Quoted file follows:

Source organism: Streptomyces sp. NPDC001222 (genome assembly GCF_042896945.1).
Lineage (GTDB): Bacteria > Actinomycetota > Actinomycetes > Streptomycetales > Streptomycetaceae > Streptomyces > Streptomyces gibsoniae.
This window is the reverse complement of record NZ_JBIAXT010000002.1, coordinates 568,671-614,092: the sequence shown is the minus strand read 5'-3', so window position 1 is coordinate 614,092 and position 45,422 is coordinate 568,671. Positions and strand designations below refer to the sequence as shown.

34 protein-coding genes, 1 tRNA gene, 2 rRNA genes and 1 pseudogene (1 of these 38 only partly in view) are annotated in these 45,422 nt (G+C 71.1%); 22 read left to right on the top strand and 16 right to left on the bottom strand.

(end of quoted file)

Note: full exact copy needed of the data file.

Source organism: Streptomyces sp. NPDC001222 (genome assembly GCF_042896945.1).
Lineage (GTDB): Bacteria > Actinomycetota > Actinomycetes > Streptomycetales > Streptomycetaceae > Streptomyces > Streptomyces gibsoniae.
This window is the reverse complement of record NZ_JBIAXT010000002.1, coordinates 568,671-614,092: the sequence shown is the minus strand read 5'-3', so window position 1 is coordinate 614,092 and position 45,422 is coordinate 568,671. Positions and strand designations below refer to the sequence as shown.

34 protein-coding genes, 1 tRNA gene, 2 rRNA genes and 1 pseudogene (1 of these 38 only partly in view) are annotated in these 45,422 nt (G+C 71.1%); 22 read left to right on the top strand and 16 right to left on the bottom strand.